As you may have noticed, I’ve been doing less blogging lately, partly so that I can get more work done, and partly so that I can get more reading done too. I’m catching up on a few books I had bought but not yet read. One of these is Peter Beaven’s book about his own life and his substantial body of architectural work, Peter Beaven ARCHITECT.
peter beaven
I had the pleasure of meeting Peter a few years before his death, and he was a lovely irascible old fellow, with a shock of white hair in an almost Andy Warhol style and a wit that cut right through to the bone, never missing an opportunity to get the knife into those who he thought were not up to scratch. That included most people of course, as Peter had incredible talent and never ceased being delighted to tell you that his buildings had outlasted Miles Warren’s buildings, etc. His book is not brilliantly written but it is indeed fascinating to read, anecdote sprinkled after anecdote, twinkling amusement after twinkling amusement, often about how Peter Beaven had saved the day – which of course, he always had. No false modesty here!
But one passage really caught my eye for what it said. Have a read of the following.

“My involvement with inner-city housing really began with a government committee which opened my eyes very wide indeed.
I spent a year in 1966 as the New Zealand Institute of Architects’ delegate on the government urban renewal committee with all the top people. There were the heads of the housing and planning departments; the many-times mayor of Auckland, Dove-Myer Robinson, and so on. Monthly meetings were held in Wellington. It showed me only too clearly the inability of central government committees ever to understand the complexity of contextual inner-city renewal.
As a working example, the government officials wanted to pull down the study area, Mount Victoria in Wellington, and replace the old heritage housing, which had been built over a hundred and fifty years, with star blocks of Ministry of Works design.
All over the hill, all that rich history of incremental streetscape was to be destroyed without any understanding of what they were really doing.
Incredibly, they had invited onto the committee experts from London council. These were the people who had recently pulled down the East End. We were meekly following along behind.
Sitting around the table were all the top planners in the private sector and the government, and all the people in the Ministry of Works with the most experience. I was shattered by all of this, and it made me realise how far away form the social and economic reality big government departments can get.
After months of meetings, the Ministry of Works was to produce its plan three days later. Sitting next to me was the Valuer-General, like me a generalist. He had a real distaste for this proposed economic madness and over a quiet cup of coffee I told him my plans to wander through Mount Victoria and plot what was really there. ‘I will support you,’ he said.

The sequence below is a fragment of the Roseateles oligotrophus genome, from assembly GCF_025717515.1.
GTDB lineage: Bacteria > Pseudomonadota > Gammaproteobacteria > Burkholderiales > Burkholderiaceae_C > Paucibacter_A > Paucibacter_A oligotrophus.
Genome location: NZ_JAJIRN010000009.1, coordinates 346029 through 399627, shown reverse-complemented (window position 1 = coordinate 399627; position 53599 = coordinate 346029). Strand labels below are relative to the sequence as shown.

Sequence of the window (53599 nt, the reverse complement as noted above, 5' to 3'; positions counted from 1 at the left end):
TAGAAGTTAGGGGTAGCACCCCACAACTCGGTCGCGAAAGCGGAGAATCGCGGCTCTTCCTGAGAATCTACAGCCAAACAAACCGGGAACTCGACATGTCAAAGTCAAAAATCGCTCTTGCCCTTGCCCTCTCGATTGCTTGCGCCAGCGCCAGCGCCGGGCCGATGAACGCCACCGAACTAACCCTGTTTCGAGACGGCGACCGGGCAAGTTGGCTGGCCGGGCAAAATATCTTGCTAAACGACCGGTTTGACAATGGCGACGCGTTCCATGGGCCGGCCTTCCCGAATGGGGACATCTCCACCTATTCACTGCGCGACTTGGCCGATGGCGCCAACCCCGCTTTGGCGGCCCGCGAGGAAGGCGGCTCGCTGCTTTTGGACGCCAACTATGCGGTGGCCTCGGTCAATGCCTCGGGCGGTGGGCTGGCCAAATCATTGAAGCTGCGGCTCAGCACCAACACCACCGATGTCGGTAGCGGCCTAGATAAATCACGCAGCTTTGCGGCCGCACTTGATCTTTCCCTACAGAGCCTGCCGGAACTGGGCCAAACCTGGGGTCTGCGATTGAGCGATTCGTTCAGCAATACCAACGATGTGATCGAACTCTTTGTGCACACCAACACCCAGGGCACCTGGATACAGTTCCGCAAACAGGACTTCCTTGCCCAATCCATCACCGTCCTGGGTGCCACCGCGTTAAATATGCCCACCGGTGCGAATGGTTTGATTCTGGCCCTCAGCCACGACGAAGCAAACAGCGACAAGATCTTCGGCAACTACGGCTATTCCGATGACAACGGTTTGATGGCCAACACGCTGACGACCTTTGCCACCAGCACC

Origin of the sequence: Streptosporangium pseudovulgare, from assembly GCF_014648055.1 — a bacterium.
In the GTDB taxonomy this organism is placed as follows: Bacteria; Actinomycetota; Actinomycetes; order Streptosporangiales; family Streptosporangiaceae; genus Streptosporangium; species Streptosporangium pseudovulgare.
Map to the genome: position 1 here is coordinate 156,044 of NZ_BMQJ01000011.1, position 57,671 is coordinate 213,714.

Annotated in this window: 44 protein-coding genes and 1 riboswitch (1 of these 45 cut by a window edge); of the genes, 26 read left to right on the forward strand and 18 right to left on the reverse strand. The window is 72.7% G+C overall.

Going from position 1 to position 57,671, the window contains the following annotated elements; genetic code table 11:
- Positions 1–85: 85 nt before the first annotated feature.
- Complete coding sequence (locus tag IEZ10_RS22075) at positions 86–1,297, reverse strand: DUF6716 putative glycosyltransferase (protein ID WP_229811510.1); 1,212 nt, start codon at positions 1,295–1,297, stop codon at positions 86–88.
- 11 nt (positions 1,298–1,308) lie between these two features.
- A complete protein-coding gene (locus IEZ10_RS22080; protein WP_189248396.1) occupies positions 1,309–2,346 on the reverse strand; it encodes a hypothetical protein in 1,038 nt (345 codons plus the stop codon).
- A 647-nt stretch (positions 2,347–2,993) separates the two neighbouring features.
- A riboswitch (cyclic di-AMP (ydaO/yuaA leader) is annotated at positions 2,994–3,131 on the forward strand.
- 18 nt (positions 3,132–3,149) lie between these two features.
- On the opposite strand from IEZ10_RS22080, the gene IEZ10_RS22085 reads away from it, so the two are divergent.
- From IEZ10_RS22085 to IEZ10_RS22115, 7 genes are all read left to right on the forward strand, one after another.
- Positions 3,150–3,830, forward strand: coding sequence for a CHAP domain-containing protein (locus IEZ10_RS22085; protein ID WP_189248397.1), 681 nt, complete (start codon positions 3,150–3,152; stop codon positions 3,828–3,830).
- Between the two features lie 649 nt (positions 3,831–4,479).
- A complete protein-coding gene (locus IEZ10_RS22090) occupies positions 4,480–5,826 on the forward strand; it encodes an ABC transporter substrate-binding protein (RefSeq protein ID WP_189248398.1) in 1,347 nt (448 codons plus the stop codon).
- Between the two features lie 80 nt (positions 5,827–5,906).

For three days and nights I stayed in Wellington and walked every inch of Mount Victoria, sketching the finest areas which were regenerating and gentrifying with real understanding, and finding also small pockets of decayed housing which could easily be infilled.
I put all this on three A4 sheets together with sketches of possible new infill housing and a written criticism of the housing department’s star flats and the destruction of the Mount Victoria area.
Around came the huge documentation from the housing department. Everyone approved simply automatically.
Then the Valuer-General said, ‘Before we approve this plan, Peter has drawn an alternative which I believe we must consider,’ and passed it around. Absolute silence.
Finally, out of the quiet, the housing minister said, ‘Let us add Peter’s plan to the end of the document as an alternative example of how it could be done.’ The document was then approved with my appendix, and the whole affair passed into swift oblivion, never to reappear anywhere.”

p141, “Inner-City Housing” in Peter Beaven ARCHITECT by Peter Beaven, pub Blenheim, 2016.
I’ve no reason to doubt its truthfulness, but I wonder if anyone knows that this happened? While the MoW’s Star flats are competent, they are barely world-breaking with excitement, and I for one am very glad that the MoW did not succeed in their plans. Mount Victoria’s cute, crazy, higgledy-piggledy housing is without doubt one of the chief reasons that Wellington is as photogenic as it is, and having lived there for many years I can testify that while they could undoubtedly be better planned for sunshine, they take full marks for enticing townscape. The prospect of Star flats all over the hillside does not fill me with enthralment – I doubt that anyone now would be lamenting the fact that this MoW came to fruition. While a Star flat might work on the flat, surrounded by green lawns and sunshine pouring in through both sides of the house, Mount Victoria is a curious place to propose them. Apart from the small sliver facing north over Oriental Bay, most of Mount Vic faces resolutely west, into the setting sun, and has abysmal prospects of early morning sunshine. Our flat had about 3 feet of back yard facing into the side of the hill, and then had a tiny front yard that fell away down towards the road. No sun till after midday, except for the sun that fell, uselessly, on the roof. A Star flat would not have been better, in any way, shape or form. The flat was architecturally terrible, but it was a much-loved home, and now I know that we can thank Peter Beaven that it was not removed.